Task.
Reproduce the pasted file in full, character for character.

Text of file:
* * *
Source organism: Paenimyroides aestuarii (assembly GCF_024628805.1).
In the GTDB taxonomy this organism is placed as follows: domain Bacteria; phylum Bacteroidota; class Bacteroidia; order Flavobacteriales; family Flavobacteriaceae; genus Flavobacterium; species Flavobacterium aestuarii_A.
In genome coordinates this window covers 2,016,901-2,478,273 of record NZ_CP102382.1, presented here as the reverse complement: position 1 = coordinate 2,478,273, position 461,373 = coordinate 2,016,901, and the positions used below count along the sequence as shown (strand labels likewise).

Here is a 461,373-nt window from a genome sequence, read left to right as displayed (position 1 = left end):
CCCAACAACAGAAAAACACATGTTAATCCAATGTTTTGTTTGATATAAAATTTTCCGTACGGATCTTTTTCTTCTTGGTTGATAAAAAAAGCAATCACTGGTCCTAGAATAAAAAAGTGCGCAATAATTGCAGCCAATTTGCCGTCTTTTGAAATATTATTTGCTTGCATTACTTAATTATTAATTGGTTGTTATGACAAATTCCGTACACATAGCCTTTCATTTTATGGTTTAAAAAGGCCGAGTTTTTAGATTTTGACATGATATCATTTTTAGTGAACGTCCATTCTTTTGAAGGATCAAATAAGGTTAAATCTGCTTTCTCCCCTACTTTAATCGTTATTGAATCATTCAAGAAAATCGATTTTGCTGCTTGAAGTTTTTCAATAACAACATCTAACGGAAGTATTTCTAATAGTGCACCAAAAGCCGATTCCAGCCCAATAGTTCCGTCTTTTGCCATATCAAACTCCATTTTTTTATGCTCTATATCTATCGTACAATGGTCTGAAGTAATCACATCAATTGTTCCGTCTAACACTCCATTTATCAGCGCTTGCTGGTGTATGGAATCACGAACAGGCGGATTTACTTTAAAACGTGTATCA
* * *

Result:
Source organism: Paenimyroides aestuarii (assembly GCF_024628805.1).
In the GTDB taxonomy this organism is placed as follows: domain Bacteria; phylum Bacteroidota; class Bacteroidia; order Flavobacteriales; family Flavobacteriaceae; genus Flavobacterium; species Flavobacterium aestuarii_A.
In genome coordinates this window covers 2,016,901-2,478,273 of record NZ_CP102382.1, presented here as the reverse complement: position 1 = coordinate 2,478,273, position 461,373 = coordinate 2,016,901, and the positions used below count along the sequence as shown (strand labels likewise).

Here is a 461,373-nt window from a genome sequence, read left to right as displayed (position 1 = left end):
CCCAACAACAGAAAAACACATGTTAATCCAATGTTTTGTTTGATATAAAATTTTCCGTACGGATCTTTTTCTTCTTGGTTGATAAAAAAAGCAATCACTGGTCCTAGAATAAAAAAGTGCGCAATAATTGCAGCCAATTTGCCGTCTTTTGAAATATTATTTGCTTGCATTACTTAATTATTAATTGGTTGTTATGACAAATTCCGTACACATAGCCTTTCATTTTATGGTTTAAAAAGGCCGAGTTTTTAGATTTTGACATGATATCATTTTTAGTGAACGTCCATTCTTTTGAAGGATCAAATAAGGTTAAATCTGCTTTCTCCCCTACTTTAATCGTTATTGAATCATTCAAGAAAATCGATTTTGCTGCTTGAAGTTTTTCAATAACAACATCTAACGGAAGTATTTCTAATAGTGCACCAAAAGCCGATTCCAGCCCAATAGTTCCGTCTTTTGCCATATCAAACTCCATTTTTTTATGCTCTATATCTATCGTACAATGGTCTGAAGTAATCACATCAATTGTTCCGTCTAACACTCCATTTATCAGCGCTTGCTGGTGTATGGAATCACGAACAGGCGGATTTACTTTAAAACGTGTATCA